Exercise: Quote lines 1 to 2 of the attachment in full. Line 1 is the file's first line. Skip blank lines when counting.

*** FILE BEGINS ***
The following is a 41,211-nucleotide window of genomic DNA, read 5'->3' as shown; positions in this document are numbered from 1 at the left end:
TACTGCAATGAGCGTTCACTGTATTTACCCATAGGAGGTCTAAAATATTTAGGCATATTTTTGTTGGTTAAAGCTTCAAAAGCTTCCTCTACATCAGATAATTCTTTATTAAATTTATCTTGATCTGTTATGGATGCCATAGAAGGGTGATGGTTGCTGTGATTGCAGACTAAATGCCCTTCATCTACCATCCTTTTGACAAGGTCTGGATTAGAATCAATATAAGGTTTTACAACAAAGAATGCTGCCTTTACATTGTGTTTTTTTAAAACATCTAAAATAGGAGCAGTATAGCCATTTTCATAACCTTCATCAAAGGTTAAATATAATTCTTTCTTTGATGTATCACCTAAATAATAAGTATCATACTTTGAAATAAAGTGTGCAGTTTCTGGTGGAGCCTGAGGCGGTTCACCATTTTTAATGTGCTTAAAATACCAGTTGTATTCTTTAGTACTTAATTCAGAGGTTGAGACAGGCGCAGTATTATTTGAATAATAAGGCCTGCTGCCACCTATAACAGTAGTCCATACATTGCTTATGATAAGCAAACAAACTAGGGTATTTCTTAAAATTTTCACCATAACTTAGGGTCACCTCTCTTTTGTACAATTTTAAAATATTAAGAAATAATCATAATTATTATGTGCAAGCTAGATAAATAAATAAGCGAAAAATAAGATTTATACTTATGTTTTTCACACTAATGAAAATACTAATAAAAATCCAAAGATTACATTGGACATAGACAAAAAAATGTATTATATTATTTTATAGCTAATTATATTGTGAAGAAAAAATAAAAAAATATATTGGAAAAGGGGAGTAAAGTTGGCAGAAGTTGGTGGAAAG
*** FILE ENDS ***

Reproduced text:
The following is a 41,211-nucleotide window of genomic DNA, read 5'->3' as shown; positions in this document are numbered from 1 at the left end:
TACTGCAATGAGCGTTCACTGTATTTACCCATAGGAGGTCTAAAATATTTAGGCATATTTTTGTTGGTTAAAGCTTCAAAAGCTTCCTCTACATCAGATAATTCTTTATTAAATTTATCTTGATCTGTTATGGATGCCATAGAAGGGTGATGGTTGCTGTGATTGCAGACTAAATGCCCTTCATCTACCATCCTTTTGACAAGGTCTGGATTAGAATCAATATAAGGTTTTACAACAAAGAATGCTGCCTTTACATTGTGTTTTTTTAAAACATCTAAAATAGGAGCAGTATAGCCATTTTCATAACCTTCATCAAAGGTTAAATATAATTCTTTCTTTGATGTATCACCTAAATAATAAGTATCATACTTTGAAATAAAGTGTGCAGTTTCTGGTGGAGCCTGAGGCGGTTCACCATTTTTAATGTGCTTAAAATACCAGTTGTATTCTTTAGTACTTAATTCAGAGGTTGAGACAGGCGCAGTATTATTTGAATAATAAGGCCTGCTGCCACCTATAACAGTAGTCCATACATTGCTTATGATAAGCAAACAAACTAGGGTATTTCTTAAAATTTTCACCATAACTTAGGGTCACCTCTCTTTTGTACAATTTTAAAATATTAAGAAATAATCATAATTATTATGTGCAAGCTAGATAAATAAATAAGCGAAAAATAAGATTTATACTTATGTTTTTCACACTAATGAAAATACTAATAAAAATCCAAAGATTACATTGGACATAGACAAAAAAATGTATTATATTATTTTATAGCTAATTATATTGTGAAGAAAAAATAAAAAAATATATTGGAAAAGGGGAGTAAAGTTGGCAGAAGTTGGTGGAAAG